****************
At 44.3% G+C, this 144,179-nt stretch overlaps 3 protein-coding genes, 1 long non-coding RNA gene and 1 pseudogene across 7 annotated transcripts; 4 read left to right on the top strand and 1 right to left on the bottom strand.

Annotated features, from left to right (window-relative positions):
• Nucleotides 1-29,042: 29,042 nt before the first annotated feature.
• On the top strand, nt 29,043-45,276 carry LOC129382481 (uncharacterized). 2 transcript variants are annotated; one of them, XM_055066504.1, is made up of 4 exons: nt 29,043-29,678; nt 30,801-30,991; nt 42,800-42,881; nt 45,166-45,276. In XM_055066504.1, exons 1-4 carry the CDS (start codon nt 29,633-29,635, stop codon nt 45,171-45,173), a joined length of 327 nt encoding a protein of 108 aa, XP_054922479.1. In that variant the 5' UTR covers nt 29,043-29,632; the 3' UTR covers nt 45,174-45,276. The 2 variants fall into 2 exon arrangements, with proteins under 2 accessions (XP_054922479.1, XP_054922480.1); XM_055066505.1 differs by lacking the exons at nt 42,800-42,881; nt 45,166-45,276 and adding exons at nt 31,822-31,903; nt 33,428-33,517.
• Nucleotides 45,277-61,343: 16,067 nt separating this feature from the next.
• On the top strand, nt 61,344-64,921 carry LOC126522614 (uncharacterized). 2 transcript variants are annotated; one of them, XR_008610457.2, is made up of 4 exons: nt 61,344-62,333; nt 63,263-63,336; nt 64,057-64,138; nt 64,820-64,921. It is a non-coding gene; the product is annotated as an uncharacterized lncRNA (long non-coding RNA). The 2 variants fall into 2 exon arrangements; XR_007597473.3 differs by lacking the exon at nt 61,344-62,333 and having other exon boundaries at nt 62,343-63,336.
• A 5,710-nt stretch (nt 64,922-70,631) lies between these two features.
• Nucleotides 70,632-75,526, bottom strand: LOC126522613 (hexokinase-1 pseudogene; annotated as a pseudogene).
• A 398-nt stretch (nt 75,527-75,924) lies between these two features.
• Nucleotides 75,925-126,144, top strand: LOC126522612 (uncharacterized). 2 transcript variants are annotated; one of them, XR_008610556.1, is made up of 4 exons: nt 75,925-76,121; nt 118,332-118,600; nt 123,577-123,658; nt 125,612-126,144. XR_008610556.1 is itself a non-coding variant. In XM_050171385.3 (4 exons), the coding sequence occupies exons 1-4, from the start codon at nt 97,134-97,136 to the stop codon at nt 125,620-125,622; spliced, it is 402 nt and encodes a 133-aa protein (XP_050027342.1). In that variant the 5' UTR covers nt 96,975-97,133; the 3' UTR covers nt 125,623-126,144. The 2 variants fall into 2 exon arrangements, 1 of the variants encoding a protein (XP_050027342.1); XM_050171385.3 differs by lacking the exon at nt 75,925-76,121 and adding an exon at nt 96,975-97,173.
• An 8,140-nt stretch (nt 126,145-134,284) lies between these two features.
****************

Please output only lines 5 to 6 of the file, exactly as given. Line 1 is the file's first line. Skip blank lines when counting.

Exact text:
• Nucleotides 45,277-61,343: 16,067 nt separating this feature from the next.
• On the top strand, nt 61,344-64,921 carry LOC126522614 (uncharacterized). 2 transcript variants are annotated; one of them, XR_008610457.2, is made up of 4 exons: nt 61,344-62,333; nt 63,263-63,336; nt 64,057-64,138; nt 64,820-64,921. It is a non-coding gene; the product is annotated as an uncharacterized lncRNA (long non-coding RNA). The 2 variants fall into 2 exon arrangements; XR_007597473.3 differs by lacking the exon at nt 61,344-62,333 and having other exon boundaries at nt 62,343-63,336.